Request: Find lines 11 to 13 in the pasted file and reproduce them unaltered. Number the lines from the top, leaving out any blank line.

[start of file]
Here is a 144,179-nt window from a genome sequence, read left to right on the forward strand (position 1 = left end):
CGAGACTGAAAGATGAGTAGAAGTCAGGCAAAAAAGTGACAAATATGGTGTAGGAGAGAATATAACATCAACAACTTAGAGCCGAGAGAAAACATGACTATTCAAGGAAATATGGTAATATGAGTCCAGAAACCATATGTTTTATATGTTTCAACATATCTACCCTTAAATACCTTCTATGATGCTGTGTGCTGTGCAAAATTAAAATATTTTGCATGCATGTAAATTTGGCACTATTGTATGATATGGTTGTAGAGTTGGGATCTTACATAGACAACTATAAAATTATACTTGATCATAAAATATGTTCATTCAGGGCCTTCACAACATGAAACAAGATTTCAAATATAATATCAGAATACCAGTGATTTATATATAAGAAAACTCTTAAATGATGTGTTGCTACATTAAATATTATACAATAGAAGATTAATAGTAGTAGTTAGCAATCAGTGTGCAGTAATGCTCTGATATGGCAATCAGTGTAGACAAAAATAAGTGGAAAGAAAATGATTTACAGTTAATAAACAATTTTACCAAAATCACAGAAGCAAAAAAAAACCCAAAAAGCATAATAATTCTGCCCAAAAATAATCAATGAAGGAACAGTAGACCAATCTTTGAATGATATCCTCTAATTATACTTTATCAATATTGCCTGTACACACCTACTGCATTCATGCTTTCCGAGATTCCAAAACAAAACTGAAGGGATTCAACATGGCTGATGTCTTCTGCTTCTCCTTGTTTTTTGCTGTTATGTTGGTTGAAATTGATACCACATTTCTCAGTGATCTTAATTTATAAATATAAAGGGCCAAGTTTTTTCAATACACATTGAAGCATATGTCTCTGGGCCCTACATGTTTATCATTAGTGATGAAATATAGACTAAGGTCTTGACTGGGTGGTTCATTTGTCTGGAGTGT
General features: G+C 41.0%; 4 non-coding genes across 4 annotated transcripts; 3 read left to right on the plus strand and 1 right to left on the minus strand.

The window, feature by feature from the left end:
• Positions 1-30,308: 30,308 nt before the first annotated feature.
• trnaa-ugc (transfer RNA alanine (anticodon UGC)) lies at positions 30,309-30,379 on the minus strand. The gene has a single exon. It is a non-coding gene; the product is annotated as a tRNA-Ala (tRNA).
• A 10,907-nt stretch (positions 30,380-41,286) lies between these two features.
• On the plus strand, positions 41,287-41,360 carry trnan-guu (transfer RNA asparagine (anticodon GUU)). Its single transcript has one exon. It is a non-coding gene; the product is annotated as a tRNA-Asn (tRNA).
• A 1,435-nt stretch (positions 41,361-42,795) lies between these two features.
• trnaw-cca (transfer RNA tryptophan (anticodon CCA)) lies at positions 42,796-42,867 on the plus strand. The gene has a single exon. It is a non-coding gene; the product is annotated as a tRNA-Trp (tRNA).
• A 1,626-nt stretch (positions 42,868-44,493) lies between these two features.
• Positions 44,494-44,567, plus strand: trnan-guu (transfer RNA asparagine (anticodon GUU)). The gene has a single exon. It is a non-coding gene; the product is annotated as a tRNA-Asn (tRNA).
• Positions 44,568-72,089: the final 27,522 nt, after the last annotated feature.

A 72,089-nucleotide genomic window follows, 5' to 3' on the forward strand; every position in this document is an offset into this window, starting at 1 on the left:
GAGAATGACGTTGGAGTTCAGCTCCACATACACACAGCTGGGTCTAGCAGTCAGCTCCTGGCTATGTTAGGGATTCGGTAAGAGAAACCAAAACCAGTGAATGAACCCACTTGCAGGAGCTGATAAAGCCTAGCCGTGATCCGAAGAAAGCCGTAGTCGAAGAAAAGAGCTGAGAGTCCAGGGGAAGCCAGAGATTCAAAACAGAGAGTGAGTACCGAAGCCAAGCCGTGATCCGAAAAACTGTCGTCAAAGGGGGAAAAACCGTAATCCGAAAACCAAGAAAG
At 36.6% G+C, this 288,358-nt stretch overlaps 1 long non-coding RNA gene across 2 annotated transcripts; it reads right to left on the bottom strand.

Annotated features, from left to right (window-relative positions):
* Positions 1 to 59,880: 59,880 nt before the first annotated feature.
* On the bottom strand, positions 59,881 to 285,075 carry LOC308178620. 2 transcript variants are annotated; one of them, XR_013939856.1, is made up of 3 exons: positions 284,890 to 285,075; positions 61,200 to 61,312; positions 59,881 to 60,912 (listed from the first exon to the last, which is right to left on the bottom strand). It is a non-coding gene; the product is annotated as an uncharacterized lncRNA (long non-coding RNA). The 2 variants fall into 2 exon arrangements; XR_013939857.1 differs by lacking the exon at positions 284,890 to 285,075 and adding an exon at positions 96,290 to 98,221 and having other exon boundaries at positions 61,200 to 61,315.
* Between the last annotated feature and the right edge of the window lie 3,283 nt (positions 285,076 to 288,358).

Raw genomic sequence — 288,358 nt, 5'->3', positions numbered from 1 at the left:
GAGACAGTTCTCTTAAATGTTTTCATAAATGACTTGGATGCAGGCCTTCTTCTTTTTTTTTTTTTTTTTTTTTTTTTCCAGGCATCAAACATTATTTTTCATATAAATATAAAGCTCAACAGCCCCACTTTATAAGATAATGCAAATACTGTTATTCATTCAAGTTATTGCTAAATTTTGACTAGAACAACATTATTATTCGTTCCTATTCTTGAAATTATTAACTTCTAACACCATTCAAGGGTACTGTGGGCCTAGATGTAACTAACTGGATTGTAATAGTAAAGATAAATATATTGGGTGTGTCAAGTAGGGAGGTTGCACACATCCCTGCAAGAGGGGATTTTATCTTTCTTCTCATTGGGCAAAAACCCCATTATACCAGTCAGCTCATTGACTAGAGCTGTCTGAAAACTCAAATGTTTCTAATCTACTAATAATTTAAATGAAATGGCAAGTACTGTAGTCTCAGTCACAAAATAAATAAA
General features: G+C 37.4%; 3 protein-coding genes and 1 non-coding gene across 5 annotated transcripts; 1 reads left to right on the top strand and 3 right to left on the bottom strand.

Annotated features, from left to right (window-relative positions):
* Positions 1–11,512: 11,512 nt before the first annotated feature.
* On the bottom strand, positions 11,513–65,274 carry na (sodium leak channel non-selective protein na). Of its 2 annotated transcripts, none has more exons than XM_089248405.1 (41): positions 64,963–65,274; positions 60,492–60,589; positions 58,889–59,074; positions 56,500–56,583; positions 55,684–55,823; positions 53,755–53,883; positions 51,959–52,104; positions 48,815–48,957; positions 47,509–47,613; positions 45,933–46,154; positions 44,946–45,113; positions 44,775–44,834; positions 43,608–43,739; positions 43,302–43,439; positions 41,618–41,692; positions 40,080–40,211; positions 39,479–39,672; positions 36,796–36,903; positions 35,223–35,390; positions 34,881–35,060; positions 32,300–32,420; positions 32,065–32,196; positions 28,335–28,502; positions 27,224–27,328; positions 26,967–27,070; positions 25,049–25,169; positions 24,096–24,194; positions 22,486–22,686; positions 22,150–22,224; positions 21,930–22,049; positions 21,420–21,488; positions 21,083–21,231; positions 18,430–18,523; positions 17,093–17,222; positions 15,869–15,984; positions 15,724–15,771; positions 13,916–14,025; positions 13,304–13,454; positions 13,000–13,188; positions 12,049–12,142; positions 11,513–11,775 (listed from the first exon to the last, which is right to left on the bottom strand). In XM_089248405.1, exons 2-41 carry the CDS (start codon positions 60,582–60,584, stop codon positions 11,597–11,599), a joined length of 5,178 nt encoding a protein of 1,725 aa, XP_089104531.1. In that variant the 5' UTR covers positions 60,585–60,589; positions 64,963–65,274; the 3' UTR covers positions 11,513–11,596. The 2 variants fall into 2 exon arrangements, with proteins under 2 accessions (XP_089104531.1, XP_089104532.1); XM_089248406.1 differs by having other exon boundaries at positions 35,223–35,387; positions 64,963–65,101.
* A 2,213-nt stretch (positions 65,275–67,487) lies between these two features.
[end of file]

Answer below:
• A 1,626-nt stretch (positions 42,868-44,493) lies between these two features.
• Positions 44,494-44,567, plus strand: trnan-guu (transfer RNA asparagine (anticodon GUU)). The gene has a single exon. It is a non-coding gene; the product is annotated as a tRNA-Asn (tRNA).
• Positions 44,568-72,089: the final 27,522 nt, after the last annotated feature.